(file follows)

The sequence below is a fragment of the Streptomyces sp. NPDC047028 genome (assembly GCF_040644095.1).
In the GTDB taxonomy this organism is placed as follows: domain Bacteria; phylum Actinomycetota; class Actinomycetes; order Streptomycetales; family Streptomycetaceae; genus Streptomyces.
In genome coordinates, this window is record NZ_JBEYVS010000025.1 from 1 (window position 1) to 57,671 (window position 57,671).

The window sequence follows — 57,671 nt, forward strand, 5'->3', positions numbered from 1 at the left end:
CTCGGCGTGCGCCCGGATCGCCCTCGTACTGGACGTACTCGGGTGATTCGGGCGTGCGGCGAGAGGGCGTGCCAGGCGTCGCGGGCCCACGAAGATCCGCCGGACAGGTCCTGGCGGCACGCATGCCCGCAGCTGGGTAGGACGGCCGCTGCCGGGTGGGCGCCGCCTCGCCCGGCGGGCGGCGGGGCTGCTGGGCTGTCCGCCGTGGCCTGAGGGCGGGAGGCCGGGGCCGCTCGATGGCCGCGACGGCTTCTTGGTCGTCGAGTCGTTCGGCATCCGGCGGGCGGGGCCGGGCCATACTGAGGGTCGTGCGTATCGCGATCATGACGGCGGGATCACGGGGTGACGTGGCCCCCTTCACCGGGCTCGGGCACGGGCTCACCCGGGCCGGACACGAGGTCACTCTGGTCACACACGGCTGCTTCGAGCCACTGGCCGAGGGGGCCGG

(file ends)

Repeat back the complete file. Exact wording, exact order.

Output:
The sequence below is a fragment of the Streptomyces sp. NPDC047028 genome (assembly GCF_040644095.1).
In the GTDB taxonomy this organism is placed as follows: domain Bacteria; phylum Actinomycetota; class Actinomycetes; order Streptomycetales; family Streptomycetaceae; genus Streptomyces.
In genome coordinates, this window is record NZ_JBEYVS010000025.1 from 1 (window position 1) to 57,671 (window position 57,671).

The window sequence follows — 57,671 nt, forward strand, 5'->3', positions numbered from 1 at the left end:
CTCGGCGTGCGCCCGGATCGCCCTCGTACTGGACGTACTCGGGTGATTCGGGCGTGCGGCGAGAGGGCGTGCCAGGCGTCGCGGGCCCACGAAGATCCGCCGGACAGGTCCTGGCGGCACGCATGCCCGCAGCTGGGTAGGACGGCCGCTGCCGGGTGGGCGCCGCCTCGCCCGGCGGGCGGCGGGGCTGCTGGGCTGTCCGCCGTGGCCTGAGGGCGGGAGGCCGGGGCCGCTCGATGGCCGCGACGGCTTCTTGGTCGTCGAGTCGTTCGGCATCCGGCGGGCGGGGCCGGGCCATACTGAGGGTCGTGCGTATCGCGATCATGACGGCGGGATCACGGGGTGACGTGGCCCCCTTCACCGGGCTCGGGCACGGGCTCACCCGGGCCGGACACGAGGTCACTCTGGTCACACACGGCTGCTTCGAGCCACTGGCCGAGGGGGCCGG